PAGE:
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Request Fulfillment: Keep It Simple

By | March 20, 2013 in ITIL

ITIL Request Fulfillment

So you've read the ITIL book, been on the course, copied and tweaked the diagrams in PowerPoint/Visio and you have a bunch of things you can loosely term as service requests or standard changes.

Surely translating that into a singing, dancing process is comparatively easy?


But the book says….

Well I am not going to spout out what the good book says here—people are capable of reading for themselves.

But what I will say is that the key to any process implementation is your adoption of the guidelines to suit your requirements.

But the tool can do…

I am a very strong advocate of the need to really understand what the requirements are before you even tackle process, tool, organisation and who is in charge of the coffee.

In fact I would go as far as to say—the tool does not even matter at this point.

But we have ALWAYS done it this way

The reason an organisation is looking to implement (or improve) an existing process has a business rationale attached to it—more often than not to save money.

That may be through outsourcing, it may be through more automation to free up skilled staff to help meet other business drivers, but rest assured there is almost certainly a [/insert currency of choice] value behind it.

How It Works in the REAL World

I am sure many of us have seen issues when trying to implement Request Fulfillment.

  • Over-complex steps involving too many people
  • Single point of failure in some steps where only one person knows how things are done
  • Approval process involving too many people
  • A desire to constantly add things to the service catalogue so that the latest "must have" is available, regardless of whether it can be supported (yes, I know, this is a whole OTHER debate)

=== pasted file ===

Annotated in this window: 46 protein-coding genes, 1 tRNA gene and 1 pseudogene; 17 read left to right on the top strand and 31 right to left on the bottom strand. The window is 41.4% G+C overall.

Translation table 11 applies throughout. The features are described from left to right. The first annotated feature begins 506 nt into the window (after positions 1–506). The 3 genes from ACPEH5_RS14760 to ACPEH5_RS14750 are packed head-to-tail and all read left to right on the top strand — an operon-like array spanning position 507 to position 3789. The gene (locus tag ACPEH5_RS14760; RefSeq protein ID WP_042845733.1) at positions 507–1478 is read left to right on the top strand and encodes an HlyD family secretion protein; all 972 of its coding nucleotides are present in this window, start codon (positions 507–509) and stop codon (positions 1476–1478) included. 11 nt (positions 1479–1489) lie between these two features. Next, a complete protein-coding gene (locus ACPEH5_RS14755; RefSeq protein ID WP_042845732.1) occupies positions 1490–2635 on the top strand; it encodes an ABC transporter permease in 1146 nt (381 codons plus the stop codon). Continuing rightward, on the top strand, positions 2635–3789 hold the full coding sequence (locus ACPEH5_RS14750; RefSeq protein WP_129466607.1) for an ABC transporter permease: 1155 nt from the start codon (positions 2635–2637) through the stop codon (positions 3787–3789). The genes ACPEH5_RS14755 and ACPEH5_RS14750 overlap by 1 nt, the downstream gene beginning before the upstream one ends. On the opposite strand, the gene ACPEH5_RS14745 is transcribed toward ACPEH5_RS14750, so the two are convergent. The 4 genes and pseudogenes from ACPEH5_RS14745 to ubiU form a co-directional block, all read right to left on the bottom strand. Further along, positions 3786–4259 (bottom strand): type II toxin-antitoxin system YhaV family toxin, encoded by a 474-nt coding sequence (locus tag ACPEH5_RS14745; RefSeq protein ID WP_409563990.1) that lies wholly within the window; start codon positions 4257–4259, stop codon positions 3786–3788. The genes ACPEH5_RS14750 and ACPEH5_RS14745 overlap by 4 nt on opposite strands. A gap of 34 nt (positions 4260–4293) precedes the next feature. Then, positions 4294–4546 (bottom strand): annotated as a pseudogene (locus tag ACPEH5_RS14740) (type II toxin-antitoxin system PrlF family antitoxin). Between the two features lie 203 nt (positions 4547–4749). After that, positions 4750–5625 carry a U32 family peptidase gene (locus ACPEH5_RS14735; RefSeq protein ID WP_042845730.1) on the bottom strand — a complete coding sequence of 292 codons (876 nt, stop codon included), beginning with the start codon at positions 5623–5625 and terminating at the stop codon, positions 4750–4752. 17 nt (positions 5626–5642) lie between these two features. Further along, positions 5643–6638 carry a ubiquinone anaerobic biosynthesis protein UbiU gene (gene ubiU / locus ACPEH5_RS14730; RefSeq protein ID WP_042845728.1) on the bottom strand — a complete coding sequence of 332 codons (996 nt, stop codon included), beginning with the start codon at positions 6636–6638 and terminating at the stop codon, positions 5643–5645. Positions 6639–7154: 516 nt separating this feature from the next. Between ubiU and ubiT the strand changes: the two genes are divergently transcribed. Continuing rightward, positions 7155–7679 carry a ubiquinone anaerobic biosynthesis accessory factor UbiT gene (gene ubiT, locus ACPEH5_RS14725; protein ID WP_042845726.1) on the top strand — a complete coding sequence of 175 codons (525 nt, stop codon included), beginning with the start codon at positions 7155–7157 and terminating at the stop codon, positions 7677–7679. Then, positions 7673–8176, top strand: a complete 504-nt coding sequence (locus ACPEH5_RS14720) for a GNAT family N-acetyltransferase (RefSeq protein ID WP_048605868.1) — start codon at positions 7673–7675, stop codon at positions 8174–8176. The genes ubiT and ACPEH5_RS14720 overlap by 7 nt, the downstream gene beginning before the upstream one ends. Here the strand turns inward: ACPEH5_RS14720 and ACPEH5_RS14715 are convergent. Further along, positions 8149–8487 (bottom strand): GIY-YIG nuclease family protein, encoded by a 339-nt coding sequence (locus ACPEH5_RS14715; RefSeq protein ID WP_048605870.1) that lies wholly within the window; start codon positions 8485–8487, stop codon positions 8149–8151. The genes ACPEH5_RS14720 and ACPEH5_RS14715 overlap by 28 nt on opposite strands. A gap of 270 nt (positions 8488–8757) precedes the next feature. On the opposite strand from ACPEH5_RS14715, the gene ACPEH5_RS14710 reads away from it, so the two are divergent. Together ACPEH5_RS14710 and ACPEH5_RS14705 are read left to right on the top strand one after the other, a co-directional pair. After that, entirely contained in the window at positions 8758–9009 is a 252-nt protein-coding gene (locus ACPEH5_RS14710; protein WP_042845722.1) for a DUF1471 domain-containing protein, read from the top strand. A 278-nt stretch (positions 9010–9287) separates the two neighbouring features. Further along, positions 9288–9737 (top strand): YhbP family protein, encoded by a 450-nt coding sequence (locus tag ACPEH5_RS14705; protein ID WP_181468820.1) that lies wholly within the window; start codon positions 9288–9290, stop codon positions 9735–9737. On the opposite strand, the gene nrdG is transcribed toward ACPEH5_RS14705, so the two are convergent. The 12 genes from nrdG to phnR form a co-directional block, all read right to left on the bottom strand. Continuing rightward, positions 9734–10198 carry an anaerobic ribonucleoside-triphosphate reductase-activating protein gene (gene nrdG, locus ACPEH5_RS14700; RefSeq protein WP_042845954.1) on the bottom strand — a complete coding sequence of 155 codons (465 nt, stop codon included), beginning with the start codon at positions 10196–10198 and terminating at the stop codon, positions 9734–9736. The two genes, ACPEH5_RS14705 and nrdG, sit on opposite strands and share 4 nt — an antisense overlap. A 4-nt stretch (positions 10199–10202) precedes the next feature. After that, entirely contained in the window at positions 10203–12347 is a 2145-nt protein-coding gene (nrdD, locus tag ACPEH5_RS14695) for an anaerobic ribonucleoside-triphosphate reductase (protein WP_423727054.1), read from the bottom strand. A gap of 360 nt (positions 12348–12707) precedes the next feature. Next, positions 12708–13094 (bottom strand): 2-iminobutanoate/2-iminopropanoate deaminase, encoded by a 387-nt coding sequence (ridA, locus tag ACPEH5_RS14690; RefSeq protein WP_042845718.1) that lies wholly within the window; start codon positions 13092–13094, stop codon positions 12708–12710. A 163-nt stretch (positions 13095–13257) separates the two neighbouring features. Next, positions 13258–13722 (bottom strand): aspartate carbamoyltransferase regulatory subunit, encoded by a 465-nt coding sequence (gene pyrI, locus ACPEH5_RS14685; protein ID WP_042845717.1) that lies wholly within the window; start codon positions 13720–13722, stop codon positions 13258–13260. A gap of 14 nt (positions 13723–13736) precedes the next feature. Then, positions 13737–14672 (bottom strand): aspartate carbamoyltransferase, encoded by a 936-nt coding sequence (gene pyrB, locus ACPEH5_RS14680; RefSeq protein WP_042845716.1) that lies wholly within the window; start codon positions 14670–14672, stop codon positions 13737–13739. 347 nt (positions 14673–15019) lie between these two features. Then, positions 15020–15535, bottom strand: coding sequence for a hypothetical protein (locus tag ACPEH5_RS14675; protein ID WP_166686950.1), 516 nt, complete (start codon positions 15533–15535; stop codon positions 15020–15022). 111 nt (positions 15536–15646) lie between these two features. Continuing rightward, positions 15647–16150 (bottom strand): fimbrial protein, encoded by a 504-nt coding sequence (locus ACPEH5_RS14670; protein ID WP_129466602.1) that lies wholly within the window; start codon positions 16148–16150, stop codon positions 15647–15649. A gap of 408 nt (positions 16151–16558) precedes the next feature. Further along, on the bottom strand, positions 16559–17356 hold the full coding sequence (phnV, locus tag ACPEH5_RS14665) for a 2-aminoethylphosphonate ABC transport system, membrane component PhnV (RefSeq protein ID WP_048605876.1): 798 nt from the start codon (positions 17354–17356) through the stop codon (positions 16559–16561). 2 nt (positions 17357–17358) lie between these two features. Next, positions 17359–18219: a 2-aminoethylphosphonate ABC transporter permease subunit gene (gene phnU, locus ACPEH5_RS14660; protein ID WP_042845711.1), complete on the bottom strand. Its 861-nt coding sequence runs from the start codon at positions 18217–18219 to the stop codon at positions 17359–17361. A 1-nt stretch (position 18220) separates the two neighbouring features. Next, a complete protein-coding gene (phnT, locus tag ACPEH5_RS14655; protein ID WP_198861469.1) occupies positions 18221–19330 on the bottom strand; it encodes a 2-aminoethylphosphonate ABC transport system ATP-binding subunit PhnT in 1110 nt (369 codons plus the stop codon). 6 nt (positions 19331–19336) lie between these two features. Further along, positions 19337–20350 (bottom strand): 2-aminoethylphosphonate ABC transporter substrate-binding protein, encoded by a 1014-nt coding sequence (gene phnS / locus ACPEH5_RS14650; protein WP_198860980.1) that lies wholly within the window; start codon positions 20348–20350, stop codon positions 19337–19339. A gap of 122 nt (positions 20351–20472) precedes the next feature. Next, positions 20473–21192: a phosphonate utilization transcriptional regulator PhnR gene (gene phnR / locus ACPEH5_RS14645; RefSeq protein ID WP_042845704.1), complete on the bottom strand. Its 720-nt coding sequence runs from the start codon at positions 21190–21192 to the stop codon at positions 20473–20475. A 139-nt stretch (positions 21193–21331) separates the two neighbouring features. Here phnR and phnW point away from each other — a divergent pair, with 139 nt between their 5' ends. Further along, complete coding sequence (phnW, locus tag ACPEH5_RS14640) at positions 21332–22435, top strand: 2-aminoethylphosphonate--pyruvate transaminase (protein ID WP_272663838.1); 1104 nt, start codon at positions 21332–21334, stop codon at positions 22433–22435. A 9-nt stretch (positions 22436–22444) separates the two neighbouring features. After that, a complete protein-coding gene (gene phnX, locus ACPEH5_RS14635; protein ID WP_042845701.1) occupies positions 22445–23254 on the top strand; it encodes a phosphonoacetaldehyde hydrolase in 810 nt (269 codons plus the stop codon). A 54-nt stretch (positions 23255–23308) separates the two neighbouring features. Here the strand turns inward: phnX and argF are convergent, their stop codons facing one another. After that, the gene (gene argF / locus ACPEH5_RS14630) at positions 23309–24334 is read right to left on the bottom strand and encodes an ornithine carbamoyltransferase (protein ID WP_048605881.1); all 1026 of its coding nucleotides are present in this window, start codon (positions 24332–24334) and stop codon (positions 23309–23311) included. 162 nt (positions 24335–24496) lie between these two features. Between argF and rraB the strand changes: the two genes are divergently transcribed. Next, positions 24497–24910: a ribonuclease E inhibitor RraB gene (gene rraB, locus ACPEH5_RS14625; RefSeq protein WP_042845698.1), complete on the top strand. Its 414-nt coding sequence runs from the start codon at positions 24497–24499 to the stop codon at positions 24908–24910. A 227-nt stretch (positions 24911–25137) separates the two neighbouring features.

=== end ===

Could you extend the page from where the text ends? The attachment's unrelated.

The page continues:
There are several approaches that ITSM consultants Ali Hirji and and Jennifer Gianfrancesco have found to help, and they have been kind enough to share them with us.

Ali Hirji: ITSM Consultant

His Background:

Part of a consultancy group to put together processes and procedures required in dealing with requests from large projects to routine day to day requests.

This activity eventually led to the development of a technical request catalogue, used to formalise routine activities.

The client was unhappy in the way in which requests were made, and the time being taken to deliver them.

IT personnel had little control over the time spent dealing with request activity, and the management did not have enough data to help structure and plan their teams more effectively.

They also did not have sufficient information on customers/requesters in order to re-bill the costs of their efforts.

His Approach:

  • Understand the difference between the small everyday requests and the larger project requirements.

    Ali explained:

    "There was no structure at all.

    "As and when people wanted things, they were requesting them via telephone/email.

    "The delivery teams had little control over what came their way and therefore were not able to plan accordingly."

    His team's approach was to classify activities that were Business-As-Usual maintenance tasks, and determine which were the small requests–those that take less than 50 man-days to execute.

    The small requests were further divided into standard and non-standard requests.

  • Standard requests were something that the delivery team would be doing on an on-going basis, and were quite common.

    The execution scenarios would be quite standard, formalised and could be quite easily documented, if they had not already been written up, along with a defined set of parameters.

    As a result, the lead time and effort required to execute the request would be fixed and provided as part of the catalogue.

  • For the non-standard requests, the support teams were asked to list what they did, and they examined which of those could be documented formally and which parameters were collectable from the user.